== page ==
Gibbs Free Energy
The value of Gibbs Free Energy for a reaction is based upon its enthalpy and entropy. Both of these factors can have either a negative or positive effect on whether or not a reaction will occur spontaneously or at all. We will even be able to predict at what temperature a nonspontaneous reaction will become spontaneous.

It is called free energy because it is the energy that will be released or freed up to do work. Gibbs Free energy is defined as.
GoΔHo - TΔSo
It is also define as ΔGo = Gproducts - Greactants.   But this equation is only valuable to you of the reaction is carried out at standard temperature and pressure. Any other temperature requires the use of the first equation.

Take a look again at ΔGo = ΔHo  -  T ΔSo

A change can only be spontaneous if it is accompanied by a decrease in free energy. In other words, for a change to be spontaneous, G must be negative. What does this mean in terms of H and S?

When a change is exothermic and is also accompanied by an increase in entropy, both factors favour spontaneity.

ie.     H is negative (-ve)
S is positive (+ve)
G = H - TS
= (-) - T(+)
In such a change, G will be negative regardless of the value of the absolute temperature, T (which can only have positive values). Therefore, the change will occur spontaneously at all temperatures.

On the other hand, if a change is endothermic and is accompanied by a decrease in entropy, both factors work against spontaneity.

i.e.  H is positive (+ve)
S is negative (-ve)
ΔG = ΔH - TΔS
= (+) - T(-)

In this case, G will be positive at all temperatures and the change will always be nonspontaneous.

When H and S have the same sign, the temperature becomes critical in determining whether or not an event is spontaneous.

If H and S are both positive,
G = (+) - T(+)

Only at relatively high temperatures will the value of TS be larger than the value of H so that their difference, G, is negative. A familiar example is the melting of ice.

H2O(s) ----> H2O(l)
Here is a change that we know is endothermic and occurs with an increase in entropy. At temperatures above 0oC (when the pressure is 1 atm), ice melts because the TS term is bigger than the H term. At lower temperatures, ice doesn't melt because the smaller value of T gives a smaller value for TS and the difference H-TS, is positive.

For similar reasons, when H and S are both negative, G will be negative only at relatively low temperatures. The freezing of water is an example.

H2O(l) ----> H2O(s)

Energy is released as the solid is formed and the entropy decreases. You know, of course, that water freezes spontaneously at low temperatures, that is, below 0oC.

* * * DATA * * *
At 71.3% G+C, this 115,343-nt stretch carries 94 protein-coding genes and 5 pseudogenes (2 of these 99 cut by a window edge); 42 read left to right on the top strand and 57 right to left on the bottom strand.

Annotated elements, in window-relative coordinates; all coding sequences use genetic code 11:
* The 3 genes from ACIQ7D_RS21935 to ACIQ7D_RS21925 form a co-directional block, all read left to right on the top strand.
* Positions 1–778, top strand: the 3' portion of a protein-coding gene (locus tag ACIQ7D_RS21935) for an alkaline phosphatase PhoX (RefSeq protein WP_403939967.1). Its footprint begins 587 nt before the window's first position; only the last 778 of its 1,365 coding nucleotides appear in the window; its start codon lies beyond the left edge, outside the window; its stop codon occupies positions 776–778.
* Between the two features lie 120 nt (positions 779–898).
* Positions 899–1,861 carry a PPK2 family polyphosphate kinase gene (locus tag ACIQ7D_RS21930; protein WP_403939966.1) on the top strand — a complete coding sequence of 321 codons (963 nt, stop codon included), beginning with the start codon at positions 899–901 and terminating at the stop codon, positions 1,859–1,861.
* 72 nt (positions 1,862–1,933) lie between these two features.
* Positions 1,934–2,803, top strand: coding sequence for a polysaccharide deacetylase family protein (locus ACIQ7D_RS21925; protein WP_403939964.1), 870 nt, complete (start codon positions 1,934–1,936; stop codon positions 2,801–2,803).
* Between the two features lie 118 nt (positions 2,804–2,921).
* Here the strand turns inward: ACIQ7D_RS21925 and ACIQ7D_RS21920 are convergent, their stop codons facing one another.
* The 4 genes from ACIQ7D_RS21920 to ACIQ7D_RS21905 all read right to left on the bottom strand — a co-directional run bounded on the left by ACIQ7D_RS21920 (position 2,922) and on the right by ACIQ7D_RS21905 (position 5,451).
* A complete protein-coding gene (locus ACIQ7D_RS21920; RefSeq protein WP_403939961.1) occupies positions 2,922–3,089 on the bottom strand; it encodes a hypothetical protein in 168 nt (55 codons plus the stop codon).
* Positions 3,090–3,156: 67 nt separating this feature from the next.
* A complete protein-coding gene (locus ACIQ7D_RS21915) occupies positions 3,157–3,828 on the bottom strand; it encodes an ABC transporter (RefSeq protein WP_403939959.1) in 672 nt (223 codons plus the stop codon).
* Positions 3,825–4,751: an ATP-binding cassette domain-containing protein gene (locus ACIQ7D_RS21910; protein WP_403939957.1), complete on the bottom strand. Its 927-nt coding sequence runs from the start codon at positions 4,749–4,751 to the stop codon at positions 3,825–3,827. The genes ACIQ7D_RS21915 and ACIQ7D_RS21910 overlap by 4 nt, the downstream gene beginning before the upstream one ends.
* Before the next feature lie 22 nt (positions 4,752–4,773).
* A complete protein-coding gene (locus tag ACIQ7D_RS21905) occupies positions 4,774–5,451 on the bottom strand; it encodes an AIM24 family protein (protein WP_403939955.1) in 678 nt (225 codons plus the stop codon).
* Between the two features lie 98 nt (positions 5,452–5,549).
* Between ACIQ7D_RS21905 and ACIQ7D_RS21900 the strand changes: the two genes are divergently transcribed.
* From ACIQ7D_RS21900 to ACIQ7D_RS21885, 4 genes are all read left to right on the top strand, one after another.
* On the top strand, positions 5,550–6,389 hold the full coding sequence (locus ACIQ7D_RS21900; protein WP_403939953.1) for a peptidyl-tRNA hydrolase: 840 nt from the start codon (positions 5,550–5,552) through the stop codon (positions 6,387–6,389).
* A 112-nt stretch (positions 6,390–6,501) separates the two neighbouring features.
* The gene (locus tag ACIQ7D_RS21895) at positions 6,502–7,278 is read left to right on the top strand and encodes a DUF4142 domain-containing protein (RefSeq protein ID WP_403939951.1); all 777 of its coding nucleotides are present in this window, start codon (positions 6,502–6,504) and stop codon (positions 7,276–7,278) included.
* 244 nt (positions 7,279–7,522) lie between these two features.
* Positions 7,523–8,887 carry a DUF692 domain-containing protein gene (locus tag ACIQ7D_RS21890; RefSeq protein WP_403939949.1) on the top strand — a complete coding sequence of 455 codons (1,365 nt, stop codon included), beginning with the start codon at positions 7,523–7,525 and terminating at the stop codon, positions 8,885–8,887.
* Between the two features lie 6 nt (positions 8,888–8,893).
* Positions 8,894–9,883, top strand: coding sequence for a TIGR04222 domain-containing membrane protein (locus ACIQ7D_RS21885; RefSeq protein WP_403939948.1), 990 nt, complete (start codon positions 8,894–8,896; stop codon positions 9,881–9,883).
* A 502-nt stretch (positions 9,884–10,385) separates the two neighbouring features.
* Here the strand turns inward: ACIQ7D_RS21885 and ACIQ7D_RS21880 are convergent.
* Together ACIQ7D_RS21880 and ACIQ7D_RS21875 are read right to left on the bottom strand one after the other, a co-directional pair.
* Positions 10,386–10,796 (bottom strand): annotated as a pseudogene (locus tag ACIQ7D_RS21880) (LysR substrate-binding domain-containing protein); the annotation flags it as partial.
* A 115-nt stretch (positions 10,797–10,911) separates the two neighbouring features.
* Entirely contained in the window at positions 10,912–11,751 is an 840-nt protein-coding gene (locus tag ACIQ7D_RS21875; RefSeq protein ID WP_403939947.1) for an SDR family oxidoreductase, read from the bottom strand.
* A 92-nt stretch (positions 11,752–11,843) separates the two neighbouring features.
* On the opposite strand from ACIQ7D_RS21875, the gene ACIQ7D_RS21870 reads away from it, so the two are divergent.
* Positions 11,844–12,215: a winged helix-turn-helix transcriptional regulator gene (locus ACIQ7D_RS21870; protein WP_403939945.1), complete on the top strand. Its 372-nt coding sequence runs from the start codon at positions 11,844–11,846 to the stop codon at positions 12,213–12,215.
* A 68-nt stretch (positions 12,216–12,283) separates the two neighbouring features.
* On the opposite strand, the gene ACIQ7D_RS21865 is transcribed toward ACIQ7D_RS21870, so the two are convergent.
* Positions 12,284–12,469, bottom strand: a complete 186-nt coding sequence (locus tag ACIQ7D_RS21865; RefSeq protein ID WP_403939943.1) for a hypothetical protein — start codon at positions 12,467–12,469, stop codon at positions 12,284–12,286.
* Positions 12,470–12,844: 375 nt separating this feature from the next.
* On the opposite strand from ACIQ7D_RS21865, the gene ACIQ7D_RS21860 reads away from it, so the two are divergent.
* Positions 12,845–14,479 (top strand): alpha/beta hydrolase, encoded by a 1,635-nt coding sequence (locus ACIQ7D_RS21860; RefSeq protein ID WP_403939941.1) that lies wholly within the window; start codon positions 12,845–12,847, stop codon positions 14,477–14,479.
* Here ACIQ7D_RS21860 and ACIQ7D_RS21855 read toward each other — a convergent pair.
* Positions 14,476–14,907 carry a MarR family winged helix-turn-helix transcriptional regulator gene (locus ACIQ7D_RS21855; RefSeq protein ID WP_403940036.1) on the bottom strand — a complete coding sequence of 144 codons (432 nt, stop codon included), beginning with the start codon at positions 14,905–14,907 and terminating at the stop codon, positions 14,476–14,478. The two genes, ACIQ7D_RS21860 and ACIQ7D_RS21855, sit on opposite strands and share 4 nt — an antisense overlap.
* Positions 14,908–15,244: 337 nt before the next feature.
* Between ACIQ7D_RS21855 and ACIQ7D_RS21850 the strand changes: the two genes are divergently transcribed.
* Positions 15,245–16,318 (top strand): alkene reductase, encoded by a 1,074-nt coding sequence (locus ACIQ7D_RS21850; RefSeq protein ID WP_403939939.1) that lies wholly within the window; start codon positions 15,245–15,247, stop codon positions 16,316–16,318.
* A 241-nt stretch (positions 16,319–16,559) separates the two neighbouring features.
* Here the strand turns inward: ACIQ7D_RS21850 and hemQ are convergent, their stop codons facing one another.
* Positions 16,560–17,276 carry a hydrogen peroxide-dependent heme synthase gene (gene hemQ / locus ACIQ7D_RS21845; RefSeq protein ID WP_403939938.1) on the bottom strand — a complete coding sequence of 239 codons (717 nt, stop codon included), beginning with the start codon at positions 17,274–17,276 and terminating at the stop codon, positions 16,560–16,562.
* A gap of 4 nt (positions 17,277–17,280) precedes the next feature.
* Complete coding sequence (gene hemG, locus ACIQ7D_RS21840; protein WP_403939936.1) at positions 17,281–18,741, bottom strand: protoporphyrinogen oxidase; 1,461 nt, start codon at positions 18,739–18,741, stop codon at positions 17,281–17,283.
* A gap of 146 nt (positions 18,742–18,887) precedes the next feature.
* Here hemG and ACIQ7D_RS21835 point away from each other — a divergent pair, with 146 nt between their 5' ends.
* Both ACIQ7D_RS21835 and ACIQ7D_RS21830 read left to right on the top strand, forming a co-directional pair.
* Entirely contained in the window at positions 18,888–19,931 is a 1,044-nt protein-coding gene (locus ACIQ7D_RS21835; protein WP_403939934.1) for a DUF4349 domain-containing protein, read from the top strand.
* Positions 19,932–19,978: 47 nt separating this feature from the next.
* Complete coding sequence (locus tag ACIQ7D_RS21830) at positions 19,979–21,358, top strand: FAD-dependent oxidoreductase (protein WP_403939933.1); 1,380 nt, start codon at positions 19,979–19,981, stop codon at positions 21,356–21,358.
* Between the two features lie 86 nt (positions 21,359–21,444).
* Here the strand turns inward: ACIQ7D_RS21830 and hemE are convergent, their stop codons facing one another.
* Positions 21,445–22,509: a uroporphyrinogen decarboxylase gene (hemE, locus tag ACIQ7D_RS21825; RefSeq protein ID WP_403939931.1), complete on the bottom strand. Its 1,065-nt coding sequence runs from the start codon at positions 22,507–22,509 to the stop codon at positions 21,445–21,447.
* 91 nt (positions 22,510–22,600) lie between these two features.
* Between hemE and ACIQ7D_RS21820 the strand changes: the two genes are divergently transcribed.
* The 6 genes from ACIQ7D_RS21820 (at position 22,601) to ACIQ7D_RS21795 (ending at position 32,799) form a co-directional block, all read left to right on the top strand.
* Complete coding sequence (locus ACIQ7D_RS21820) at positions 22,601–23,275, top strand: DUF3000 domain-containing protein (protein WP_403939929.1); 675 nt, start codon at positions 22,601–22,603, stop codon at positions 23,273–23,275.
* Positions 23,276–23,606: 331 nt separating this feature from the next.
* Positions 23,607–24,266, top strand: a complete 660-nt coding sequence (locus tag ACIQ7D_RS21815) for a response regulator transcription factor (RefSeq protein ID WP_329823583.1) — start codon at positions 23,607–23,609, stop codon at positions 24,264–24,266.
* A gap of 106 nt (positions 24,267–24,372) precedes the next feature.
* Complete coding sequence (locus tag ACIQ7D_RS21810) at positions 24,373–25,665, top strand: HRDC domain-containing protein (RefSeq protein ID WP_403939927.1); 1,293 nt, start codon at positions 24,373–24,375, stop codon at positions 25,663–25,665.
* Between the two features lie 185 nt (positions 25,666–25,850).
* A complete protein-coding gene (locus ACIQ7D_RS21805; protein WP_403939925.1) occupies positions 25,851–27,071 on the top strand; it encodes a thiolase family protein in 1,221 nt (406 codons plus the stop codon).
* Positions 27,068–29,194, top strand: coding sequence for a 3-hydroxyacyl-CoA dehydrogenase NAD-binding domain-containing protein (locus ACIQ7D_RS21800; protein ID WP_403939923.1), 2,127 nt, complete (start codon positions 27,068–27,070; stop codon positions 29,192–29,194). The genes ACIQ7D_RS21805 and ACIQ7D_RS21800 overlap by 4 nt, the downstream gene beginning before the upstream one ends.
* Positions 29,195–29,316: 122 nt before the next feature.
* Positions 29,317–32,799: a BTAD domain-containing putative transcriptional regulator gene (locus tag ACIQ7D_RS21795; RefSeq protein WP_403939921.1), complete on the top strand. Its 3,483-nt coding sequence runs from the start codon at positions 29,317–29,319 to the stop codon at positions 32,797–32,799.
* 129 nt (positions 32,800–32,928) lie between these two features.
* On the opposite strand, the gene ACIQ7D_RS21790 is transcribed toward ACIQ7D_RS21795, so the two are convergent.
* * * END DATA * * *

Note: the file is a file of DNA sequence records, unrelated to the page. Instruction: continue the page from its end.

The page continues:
ΔH +ve -ve ΔS +ve Spontaneous     only at      high T Spontaneous at all T -ve Non- Spontaneous      at all T Spontaneous only at low T
 Standard Free Energies Standard free energies of formation can be used to obtain standard free energies of reaction. When G is determined at 25oC and 1 atm, we call it the standard free energy change, Go. There are a number of ways of obtaining Go for a reaction. One of them is to computer Go from Ho and So using: Sample Problem Compute Go for the hydrolysis of urea, CO(NH2)2, CO(NH2)2(aq) + H2O(l) ----> CO2(g) + 2 NH3(g) Solution We can calculate Ho from standard heats of formation from Hess's Law. ΔHo = [CO2 + (2)NH3] - [CO(NH2)2 + H2O]                            = [ -393.5 + (2)-46.19 ] - [ -319.2 - 285.9 ]                            = (-485.9 kJ) - (-605.1)                            = +119.2 kJ We have already calculated the So in a previous example. But we must be careful to express Ho and So in the same units. ΔGo = -119.2 kJ - (298.15 K)(0.3548 kJ/K)                          = +119.2 kJ - 105.8 kJ                          = +13.4 kJ The value obtained for Go means that at room temperature 25oC urea will not spontaneously decompose in water. It is also useful to calculate the Standard Free Energies of Formation, Gfo. The equation to use is a variation of the Hfo and Sfo equations you've already used. ΔGfo = (sum of Gfo of products) - (sun of Gfo of reactants) Sample Problem What is Go for the combustion of ethyl alcohol (C2H5OH) to give CO2(g) and H2O(g)? Solution First we need a balanced equation C2H5OH(l) + 3 O2(g) ----> 2 CO2(g) + 3 H2O(g) Using the information in the databook found next to the enthalpy and entropy data you will find the Gibbs Free energy data. ΔGo = [(2)CO2(g) + (3)H2O(g)] - [C2H5OH(l) + (3)O2(g)] As with Hfo, Gfo is zero for an element in its standard state. ΔGo = [2 mol(-394.4 kJ/mol) + 3 mol(-228.6 kJ/mol)]                         = [1 mol(-174.8 kJ/mol) + 3 mol(0 kJ/mol)]                         = (-1474.6 kJ) - (-174.8 kJ)                         = -1299.8 kJ Go to the Gibb's Free Energy Worksheet Thermochemistry Unit Review Entropy and Gibbs Free Energy Review